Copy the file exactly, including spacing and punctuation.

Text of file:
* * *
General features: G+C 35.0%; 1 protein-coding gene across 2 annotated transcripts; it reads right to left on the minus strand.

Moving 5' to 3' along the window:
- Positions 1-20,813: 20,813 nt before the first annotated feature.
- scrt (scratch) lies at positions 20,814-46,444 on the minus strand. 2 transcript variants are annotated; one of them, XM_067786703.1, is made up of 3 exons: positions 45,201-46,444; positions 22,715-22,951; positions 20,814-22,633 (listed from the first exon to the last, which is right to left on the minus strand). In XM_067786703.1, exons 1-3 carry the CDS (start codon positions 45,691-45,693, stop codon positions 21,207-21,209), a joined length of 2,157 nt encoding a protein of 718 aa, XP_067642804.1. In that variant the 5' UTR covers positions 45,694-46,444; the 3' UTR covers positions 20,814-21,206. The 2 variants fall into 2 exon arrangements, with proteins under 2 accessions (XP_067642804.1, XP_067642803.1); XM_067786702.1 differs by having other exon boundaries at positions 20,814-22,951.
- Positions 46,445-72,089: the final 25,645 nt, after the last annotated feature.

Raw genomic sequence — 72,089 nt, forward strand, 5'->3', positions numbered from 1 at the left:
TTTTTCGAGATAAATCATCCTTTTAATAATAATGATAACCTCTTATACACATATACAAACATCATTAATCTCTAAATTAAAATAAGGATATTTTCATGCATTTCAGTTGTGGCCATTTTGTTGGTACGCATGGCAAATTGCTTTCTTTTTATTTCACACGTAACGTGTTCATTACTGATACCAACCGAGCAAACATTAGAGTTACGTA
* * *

General features: G+C 35.0%; 1 protein-coding gene across 2 annotated transcripts; it reads right to left on the minus strand.

Moving 5' to 3' along the window:
- Positions 1-20,813: 20,813 nt before the first annotated feature.
- scrt (scratch) lies at positions 20,814-46,444 on the minus strand. 2 transcript variants are annotated; one of them, XM_067786703.1, is made up of 3 exons: positions 45,201-46,444; positions 22,715-22,951; positions 20,814-22,633 (listed from the first exon to the last, which is right to left on the minus strand). In XM_067786703.1, exons 1-3 carry the CDS (start codon positions 45,691-45,693, stop codon positions 21,207-21,209), a joined length of 2,157 nt encoding a protein of 718 aa, XP_067642804.1. In that variant the 5' UTR covers positions 45,694-46,444; the 3' UTR covers positions 20,814-21,206. The 2 variants fall into 2 exon arrangements, with proteins under 2 accessions (XP_067642804.1, XP_067642803.1); XM_067786702.1 differs by having other exon boundaries at positions 20,814-22,951.
- Positions 46,445-72,089: the final 25,645 nt, after the last annotated feature.

Raw genomic sequence — 72,089 nt, forward strand, 5'->3', positions numbered from 1 at the left:
TTTTTCGAGATAAATCATCCTTTTAATAATAATGATAACCTCTTATACACATATACAAACATCATTAATCTCTAAATTAAAATAAGGATATTTTCATGCATTTCAGTTGTGGCCATTTTGTTGGTACGCATGGCAAATTGCTTTCTTTTTATTTCACACGTAACGTGTTCATTACTGATACCAACCGAGCAAACATTAGAGTTACGTA